BOISE, Idaho - The Idaho Army National Guard's 116th Cavalry Brigade Combat Team conducted a warfighter exercise, August 8 to 18, in the Idaho National Guard's Orchard Combat Training Center that prepared its command and staff teams for follow-on operations.
The warfighter exercise was part of the brigade's four-year sustainment readiness requirement leading into its National Training Center rotation in 2019 and its available-year in 2020, when the organization could deploy.
"This staff development is critical," said Lt. Col. Eric Orcutt, 116th Cavalry Brigade Combat Team executive officer. "In order for us to be successful at NTC, the staff must be able to build clear and concise orders that can be published in a timely manner."
Brigade and battalion staff had the opportunity to train in their war fighting capacities, including developing quality operational orders, while command teams had the opportunity to evaluate the effectiveness of their staff and processes within each command post.
"The brigade and battalion staff showed a willingness to learn and grow from many challenges they faced throughout the exercise," said Col. Scott Sheridan, 116th Cavalry Brigade Combat Team commander. "Their tremendous efforts will prove beneficial to the brigade going forward and in its available year."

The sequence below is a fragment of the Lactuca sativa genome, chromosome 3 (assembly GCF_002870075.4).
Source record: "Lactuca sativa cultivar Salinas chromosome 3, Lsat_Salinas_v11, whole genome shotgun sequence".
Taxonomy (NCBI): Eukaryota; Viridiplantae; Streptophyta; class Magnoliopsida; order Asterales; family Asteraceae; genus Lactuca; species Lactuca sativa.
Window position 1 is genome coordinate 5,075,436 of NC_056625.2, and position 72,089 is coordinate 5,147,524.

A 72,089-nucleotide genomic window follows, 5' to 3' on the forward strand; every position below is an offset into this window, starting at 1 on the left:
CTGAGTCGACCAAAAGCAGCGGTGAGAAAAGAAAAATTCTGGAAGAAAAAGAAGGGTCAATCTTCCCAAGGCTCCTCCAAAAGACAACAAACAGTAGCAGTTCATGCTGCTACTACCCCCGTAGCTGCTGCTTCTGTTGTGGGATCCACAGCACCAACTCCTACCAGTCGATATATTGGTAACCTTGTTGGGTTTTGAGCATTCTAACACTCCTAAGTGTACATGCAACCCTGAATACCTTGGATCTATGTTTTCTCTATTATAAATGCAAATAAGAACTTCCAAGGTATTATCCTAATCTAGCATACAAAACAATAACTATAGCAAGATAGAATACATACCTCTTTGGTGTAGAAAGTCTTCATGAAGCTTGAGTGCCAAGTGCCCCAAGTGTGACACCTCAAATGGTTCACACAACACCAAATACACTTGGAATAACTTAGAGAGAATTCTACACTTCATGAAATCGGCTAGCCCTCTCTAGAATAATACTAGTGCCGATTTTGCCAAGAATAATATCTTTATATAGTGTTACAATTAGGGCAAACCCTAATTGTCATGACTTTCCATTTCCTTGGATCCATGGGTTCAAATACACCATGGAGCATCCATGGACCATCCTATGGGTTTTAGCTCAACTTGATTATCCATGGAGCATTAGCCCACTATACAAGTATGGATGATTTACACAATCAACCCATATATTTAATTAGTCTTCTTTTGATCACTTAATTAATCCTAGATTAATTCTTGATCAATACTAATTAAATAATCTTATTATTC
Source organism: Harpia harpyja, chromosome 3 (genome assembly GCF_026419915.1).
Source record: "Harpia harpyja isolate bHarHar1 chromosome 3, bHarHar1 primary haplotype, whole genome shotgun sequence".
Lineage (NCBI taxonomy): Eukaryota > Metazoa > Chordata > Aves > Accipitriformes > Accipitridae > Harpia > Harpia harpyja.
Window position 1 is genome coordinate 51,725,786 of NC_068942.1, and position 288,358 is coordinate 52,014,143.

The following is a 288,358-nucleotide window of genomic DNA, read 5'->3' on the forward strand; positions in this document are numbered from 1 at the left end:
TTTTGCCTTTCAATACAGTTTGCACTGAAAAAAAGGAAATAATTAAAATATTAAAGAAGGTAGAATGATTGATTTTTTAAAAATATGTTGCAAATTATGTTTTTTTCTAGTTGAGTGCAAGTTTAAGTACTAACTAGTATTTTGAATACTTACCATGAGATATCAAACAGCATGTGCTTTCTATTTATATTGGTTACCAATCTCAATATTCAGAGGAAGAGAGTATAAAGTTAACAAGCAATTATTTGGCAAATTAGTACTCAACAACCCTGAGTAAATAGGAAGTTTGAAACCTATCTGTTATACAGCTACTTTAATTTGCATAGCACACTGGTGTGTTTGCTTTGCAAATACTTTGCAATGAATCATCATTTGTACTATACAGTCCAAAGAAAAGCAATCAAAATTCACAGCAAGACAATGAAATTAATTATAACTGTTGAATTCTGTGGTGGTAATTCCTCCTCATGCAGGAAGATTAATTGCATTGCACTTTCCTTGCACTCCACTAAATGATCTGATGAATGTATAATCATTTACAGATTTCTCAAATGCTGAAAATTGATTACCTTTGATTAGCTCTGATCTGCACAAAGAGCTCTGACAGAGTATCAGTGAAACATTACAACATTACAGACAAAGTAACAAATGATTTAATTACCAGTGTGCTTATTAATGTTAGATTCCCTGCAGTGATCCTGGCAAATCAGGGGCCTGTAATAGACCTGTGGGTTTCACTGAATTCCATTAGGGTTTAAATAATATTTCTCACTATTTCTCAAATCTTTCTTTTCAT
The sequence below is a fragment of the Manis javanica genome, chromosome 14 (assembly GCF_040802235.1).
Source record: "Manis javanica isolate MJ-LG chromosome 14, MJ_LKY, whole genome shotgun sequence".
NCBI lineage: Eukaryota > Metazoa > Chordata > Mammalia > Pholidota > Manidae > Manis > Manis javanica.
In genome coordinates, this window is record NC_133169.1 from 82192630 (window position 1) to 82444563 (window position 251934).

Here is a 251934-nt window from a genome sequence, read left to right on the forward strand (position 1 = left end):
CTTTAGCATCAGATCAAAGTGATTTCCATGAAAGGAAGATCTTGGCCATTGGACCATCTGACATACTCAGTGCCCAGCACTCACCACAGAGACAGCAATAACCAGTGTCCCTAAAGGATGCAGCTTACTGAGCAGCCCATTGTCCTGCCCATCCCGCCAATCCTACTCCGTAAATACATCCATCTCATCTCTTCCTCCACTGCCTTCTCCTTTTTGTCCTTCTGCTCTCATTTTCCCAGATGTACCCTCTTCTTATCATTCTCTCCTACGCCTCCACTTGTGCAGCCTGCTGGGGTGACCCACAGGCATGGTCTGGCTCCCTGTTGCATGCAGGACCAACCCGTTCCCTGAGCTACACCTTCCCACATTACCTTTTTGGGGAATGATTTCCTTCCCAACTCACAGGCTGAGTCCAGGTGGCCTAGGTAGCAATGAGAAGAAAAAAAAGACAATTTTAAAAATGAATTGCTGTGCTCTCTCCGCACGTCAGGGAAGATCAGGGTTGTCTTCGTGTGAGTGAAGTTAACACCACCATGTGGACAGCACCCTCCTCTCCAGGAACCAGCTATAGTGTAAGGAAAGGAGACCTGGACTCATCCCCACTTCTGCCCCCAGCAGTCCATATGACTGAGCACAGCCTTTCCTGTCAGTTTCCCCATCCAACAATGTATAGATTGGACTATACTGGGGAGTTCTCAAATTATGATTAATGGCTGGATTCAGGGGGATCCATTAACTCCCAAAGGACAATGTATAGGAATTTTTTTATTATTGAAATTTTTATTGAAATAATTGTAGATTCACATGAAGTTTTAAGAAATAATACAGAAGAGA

Representatives from all seven of the brigade's units attended, including the 1-163rd Combined Arms Battalion from Montana, the 1-221st Armored Reconnaissance Squadron from Nevada and the 3-116th Combined Arms Battalion from Oregon.
It was the first time since 2015 that brigade and battalion staff from all four states trained together.
"It's hard to get all of the brigade in one place at the same time," said Orcutt. "This was a great opportunity to get each state and their command posts operating and functioning with the brigade staff."
Brigade and battalion staff will convene together once more for a Leadership Training Program at Fort Irwin California in November. There they will develop an operational order for the brigade's NTC rotation, which will also be at Fort Irwin.
During the 28-day NTC rotation, the brigade as a whole will use practices developed during its warfighter exercise and a two-week eXportable Combat Training Capability rotation it completed in June to conduct staff and unit-maneuver operations.
The exercise will be the brigade's final year-three training requirement to validate the organization's readiness for real-world missions the following year.
"NTC is a culminating event for us," said Orcutt. "The end state is that we are trained and ready to respond to whatever call the nation requires of us in our available year."